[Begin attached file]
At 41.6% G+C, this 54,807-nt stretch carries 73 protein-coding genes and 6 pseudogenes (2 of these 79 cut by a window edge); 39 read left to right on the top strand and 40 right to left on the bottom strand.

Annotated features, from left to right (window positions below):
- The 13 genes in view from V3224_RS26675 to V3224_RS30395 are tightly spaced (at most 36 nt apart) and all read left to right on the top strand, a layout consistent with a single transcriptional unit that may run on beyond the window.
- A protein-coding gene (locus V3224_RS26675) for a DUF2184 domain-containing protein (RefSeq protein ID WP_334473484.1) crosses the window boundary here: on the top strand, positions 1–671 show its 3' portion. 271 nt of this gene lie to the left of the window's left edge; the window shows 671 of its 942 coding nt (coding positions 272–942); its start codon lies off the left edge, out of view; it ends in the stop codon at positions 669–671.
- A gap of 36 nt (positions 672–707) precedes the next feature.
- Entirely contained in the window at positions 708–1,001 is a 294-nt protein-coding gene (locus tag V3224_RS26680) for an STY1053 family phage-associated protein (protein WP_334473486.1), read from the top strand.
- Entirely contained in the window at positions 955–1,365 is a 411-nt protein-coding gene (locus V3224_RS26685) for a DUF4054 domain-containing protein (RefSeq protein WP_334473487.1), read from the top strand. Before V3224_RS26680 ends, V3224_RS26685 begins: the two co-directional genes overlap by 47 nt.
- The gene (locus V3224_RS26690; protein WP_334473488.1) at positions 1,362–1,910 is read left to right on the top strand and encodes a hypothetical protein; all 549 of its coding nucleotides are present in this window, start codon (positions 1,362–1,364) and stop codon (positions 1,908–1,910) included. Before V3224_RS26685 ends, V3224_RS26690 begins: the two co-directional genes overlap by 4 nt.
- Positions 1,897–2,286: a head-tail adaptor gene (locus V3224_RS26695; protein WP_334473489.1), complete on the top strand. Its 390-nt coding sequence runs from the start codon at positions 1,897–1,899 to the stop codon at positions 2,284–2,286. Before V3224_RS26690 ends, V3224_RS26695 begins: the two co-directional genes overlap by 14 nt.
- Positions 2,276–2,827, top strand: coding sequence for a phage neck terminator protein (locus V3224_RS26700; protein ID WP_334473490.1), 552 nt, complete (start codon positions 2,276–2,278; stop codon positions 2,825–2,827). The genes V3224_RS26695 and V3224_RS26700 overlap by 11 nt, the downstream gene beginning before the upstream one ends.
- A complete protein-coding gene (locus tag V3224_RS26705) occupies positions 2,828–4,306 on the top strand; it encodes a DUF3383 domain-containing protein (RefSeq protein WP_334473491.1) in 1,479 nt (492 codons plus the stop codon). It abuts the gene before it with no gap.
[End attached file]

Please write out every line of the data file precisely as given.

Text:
At 41.6% G+C, this 54,807-nt stretch carries 73 protein-coding genes and 6 pseudogenes (2 of these 79 cut by a window edge); 39 read left to right on the top strand and 40 right to left on the bottom strand.

Annotated features, from left to right (window positions below):
- The 13 genes in view from V3224_RS26675 to V3224_RS30395 are tightly spaced (at most 36 nt apart) and all read left to right on the top strand, a layout consistent with a single transcriptional unit that may run on beyond the window.
- A protein-coding gene (locus V3224_RS26675) for a DUF2184 domain-containing protein (RefSeq protein ID WP_334473484.1) crosses the window boundary here: on the top strand, positions 1–671 show its 3' portion. 271 nt of this gene lie to the left of the window's left edge; the window shows 671 of its 942 coding nt (coding positions 272–942); its start codon lies off the left edge, out of view; it ends in the stop codon at positions 669–671.
- A gap of 36 nt (positions 672–707) precedes the next feature.
- Entirely contained in the window at positions 708–1,001 is a 294-nt protein-coding gene (locus tag V3224_RS26680) for an STY1053 family phage-associated protein (protein WP_334473486.1), read from the top strand.
- Entirely contained in the window at positions 955–1,365 is a 411-nt protein-coding gene (locus V3224_RS26685) for a DUF4054 domain-containing protein (RefSeq protein WP_334473487.1), read from the top strand. Before V3224_RS26680 ends, V3224_RS26685 begins: the two co-directional genes overlap by 47 nt.
- The gene (locus V3224_RS26690; protein WP_334473488.1) at positions 1,362–1,910 is read left to right on the top strand and encodes a hypothetical protein; all 549 of its coding nucleotides are present in this window, start codon (positions 1,362–1,364) and stop codon (positions 1,908–1,910) included. Before V3224_RS26685 ends, V3224_RS26690 begins: the two co-directional genes overlap by 4 nt.
- Positions 1,897–2,286: a head-tail adaptor gene (locus V3224_RS26695; protein WP_334473489.1), complete on the top strand. Its 390-nt coding sequence runs from the start codon at positions 1,897–1,899 to the stop codon at positions 2,284–2,286. Before V3224_RS26690 ends, V3224_RS26695 begins: the two co-directional genes overlap by 14 nt.
- Positions 2,276–2,827, top strand: coding sequence for a phage neck terminator protein (locus V3224_RS26700; protein ID WP_334473490.1), 552 nt, complete (start codon positions 2,276–2,278; stop codon positions 2,825–2,827). The genes V3224_RS26695 and V3224_RS26700 overlap by 11 nt, the downstream gene beginning before the upstream one ends.
- A complete protein-coding gene (locus tag V3224_RS26705) occupies positions 2,828–4,306 on the top strand; it encodes a DUF3383 domain-containing protein (RefSeq protein WP_334473491.1) in 1,479 nt (492 codons plus the stop codon). It abuts the gene before it with no gap.